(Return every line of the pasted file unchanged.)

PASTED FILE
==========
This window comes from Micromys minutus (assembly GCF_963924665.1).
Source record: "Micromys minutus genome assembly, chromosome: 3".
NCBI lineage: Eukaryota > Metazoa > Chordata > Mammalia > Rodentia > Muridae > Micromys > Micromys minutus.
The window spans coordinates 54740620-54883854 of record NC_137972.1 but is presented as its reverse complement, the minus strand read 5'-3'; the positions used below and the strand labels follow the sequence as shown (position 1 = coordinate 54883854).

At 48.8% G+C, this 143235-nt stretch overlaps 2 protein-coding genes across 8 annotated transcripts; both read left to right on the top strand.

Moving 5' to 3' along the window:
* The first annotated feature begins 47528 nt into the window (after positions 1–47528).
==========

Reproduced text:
This window comes from Micromys minutus (assembly GCF_963924665.1).
Source record: "Micromys minutus genome assembly, chromosome: 3".
NCBI lineage: Eukaryota > Metazoa > Chordata > Mammalia > Rodentia > Muridae > Micromys > Micromys minutus.
The window spans coordinates 54740620-54883854 of record NC_137972.1 but is presented as its reverse complement, the minus strand read 5'-3'; the positions used below and the strand labels follow the sequence as shown (position 1 = coordinate 54883854).

At 48.8% G+C, this 143235-nt stretch overlaps 2 protein-coding genes across 8 annotated transcripts; both read left to right on the top strand.

Moving 5' to 3' along the window:
* The first annotated feature begins 47528 nt into the window (after positions 1–47528).